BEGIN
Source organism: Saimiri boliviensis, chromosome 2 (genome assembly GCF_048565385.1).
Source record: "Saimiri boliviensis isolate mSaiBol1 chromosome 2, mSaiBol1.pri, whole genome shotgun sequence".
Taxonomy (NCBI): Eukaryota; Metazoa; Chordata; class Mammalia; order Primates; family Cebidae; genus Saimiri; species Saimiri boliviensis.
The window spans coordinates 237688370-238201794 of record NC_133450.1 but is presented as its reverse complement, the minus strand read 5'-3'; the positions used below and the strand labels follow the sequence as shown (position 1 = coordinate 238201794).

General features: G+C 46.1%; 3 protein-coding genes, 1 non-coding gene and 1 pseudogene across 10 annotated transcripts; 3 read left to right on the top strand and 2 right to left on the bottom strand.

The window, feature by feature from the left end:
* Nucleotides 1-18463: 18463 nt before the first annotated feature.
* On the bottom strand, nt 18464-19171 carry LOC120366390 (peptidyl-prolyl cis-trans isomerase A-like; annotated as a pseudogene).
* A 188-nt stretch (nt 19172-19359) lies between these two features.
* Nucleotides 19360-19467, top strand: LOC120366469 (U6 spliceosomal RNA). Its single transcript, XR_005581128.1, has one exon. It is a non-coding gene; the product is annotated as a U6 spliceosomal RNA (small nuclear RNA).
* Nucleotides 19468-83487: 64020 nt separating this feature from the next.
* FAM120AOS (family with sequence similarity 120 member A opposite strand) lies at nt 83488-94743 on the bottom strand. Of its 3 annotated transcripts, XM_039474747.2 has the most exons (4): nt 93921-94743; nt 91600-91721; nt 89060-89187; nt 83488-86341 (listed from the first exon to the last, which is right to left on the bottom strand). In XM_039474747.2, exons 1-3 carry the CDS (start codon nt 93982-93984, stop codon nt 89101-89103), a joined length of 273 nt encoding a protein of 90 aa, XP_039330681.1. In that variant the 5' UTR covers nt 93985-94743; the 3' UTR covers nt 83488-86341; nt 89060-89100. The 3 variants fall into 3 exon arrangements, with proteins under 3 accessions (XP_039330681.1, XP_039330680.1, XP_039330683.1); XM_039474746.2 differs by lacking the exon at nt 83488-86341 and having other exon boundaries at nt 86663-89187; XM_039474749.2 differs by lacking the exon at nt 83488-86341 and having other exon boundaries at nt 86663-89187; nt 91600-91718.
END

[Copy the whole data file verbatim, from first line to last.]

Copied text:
Source organism: Saimiri boliviensis, chromosome 2 (genome assembly GCF_048565385.1).
Source record: "Saimiri boliviensis isolate mSaiBol1 chromosome 2, mSaiBol1.pri, whole genome shotgun sequence".
Taxonomy (NCBI): Eukaryota; Metazoa; Chordata; class Mammalia; order Primates; family Cebidae; genus Saimiri; species Saimiri boliviensis.
The window spans coordinates 237688370-238201794 of record NC_133450.1 but is presented as its reverse complement, the minus strand read 5'-3'; the positions used below and the strand labels follow the sequence as shown (position 1 = coordinate 238201794).

General features: G+C 46.1%; 3 protein-coding genes, 1 non-coding gene and 1 pseudogene across 10 annotated transcripts; 3 read left to right on the top strand and 2 right to left on the bottom strand.

The window, feature by feature from the left end:
* Nucleotides 1-18463: 18463 nt before the first annotated feature.
* On the bottom strand, nt 18464-19171 carry LOC120366390 (peptidyl-prolyl cis-trans isomerase A-like; annotated as a pseudogene).
* A 188-nt stretch (nt 19172-19359) lies between these two features.
* Nucleotides 19360-19467, top strand: LOC120366469 (U6 spliceosomal RNA). Its single transcript, XR_005581128.1, has one exon. It is a non-coding gene; the product is annotated as a U6 spliceosomal RNA (small nuclear RNA).
* Nucleotides 19468-83487: 64020 nt separating this feature from the next.
* FAM120AOS (family with sequence similarity 120 member A opposite strand) lies at nt 83488-94743 on the bottom strand. Of its 3 annotated transcripts, XM_039474747.2 has the most exons (4): nt 93921-94743; nt 91600-91721; nt 89060-89187; nt 83488-86341 (listed from the first exon to the last, which is right to left on the bottom strand). In XM_039474747.2, exons 1-3 carry the CDS (start codon nt 93982-93984, stop codon nt 89101-89103), a joined length of 273 nt encoding a protein of 90 aa, XP_039330681.1. In that variant the 5' UTR covers nt 93985-94743; the 3' UTR covers nt 83488-86341; nt 89060-89100. The 3 variants fall into 3 exon arrangements, with proteins under 3 accessions (XP_039330681.1, XP_039330680.1, XP_039330683.1); XM_039474746.2 differs by lacking the exon at nt 83488-86341 and having other exon boundaries at nt 86663-89187; XM_039474749.2 differs by lacking the exon at nt 83488-86341 and having other exon boundaries at nt 86663-89187; nt 91600-91718.